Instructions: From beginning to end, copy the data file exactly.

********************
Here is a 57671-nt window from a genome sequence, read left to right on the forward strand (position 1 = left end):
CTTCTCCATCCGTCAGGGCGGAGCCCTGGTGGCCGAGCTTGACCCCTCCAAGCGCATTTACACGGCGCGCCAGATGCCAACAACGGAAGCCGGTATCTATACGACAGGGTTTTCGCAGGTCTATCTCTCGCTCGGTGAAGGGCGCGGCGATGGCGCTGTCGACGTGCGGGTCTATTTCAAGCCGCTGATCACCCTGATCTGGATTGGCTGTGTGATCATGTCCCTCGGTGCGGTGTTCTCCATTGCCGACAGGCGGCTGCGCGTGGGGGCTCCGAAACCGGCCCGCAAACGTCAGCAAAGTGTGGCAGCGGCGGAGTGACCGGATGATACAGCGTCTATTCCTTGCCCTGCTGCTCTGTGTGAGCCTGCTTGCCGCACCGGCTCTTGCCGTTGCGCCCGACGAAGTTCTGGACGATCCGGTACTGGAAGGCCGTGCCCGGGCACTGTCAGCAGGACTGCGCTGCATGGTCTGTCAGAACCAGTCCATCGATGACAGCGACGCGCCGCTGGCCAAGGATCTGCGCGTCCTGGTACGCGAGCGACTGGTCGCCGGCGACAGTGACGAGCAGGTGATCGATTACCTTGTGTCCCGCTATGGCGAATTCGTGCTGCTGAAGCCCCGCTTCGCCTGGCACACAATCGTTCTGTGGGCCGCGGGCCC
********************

Here is a 57671-nt window from a genome sequence, read left to right on the forward strand (position 1 = left end):
CTTCTCCATCCGTCAGGGCGGAGCCCTGGTGGCCGAGCTTGACCCCTCCAAGCGCATTTACACGGCGCGCCAGATGCCAACAACGGAAGCCGGTATCTATACGACAGGGTTTTCGCAGGTCTATCTCTCGCTCGGTGAAGGGCGCGGCGATGGCGCTGTCGACGTGCGGGTCTATTTCAAGCCGCTGATCACCCTGATCTGGATTGGCTGTGTGATCATGTCCCTCGGTGCGGTGTTCTCCATTGCCGACAGGCGGCTGCGCGTGGGGGCTCCGAAACCGGCCCGCAAACGTCAGCAAAGTGTGGCAGCGGCGGAGTGACCGGATGATACAGCGTCTATTCCTTGCCCTGCTGCTCTGTGTGAGCCTGCTTGCCGCACCGGCTCTTGCCGTTGCGCCCGACGAAGTTCTGGACGATCCGGTACTGGAAGGCCGTGCCCGGGCACTGTCAGCAGGACTGCGCTGCATGGTCTGTCAGAACCAGTCCATCGATGACAGCGACGCGCCGCTGGCCAAGGATCTGCGCGTCCTGGTACGCGAGCGACTGGTCGCCGGCGACAGTGACGAGCAGGTGATCGATTACCTTGTGTCCCGCTATGGCGAATTCGTGCTGCTGAAGCCCCGCTTCGCCTGGCACACAATCGTTCTGTGGGCCGCGGGCCC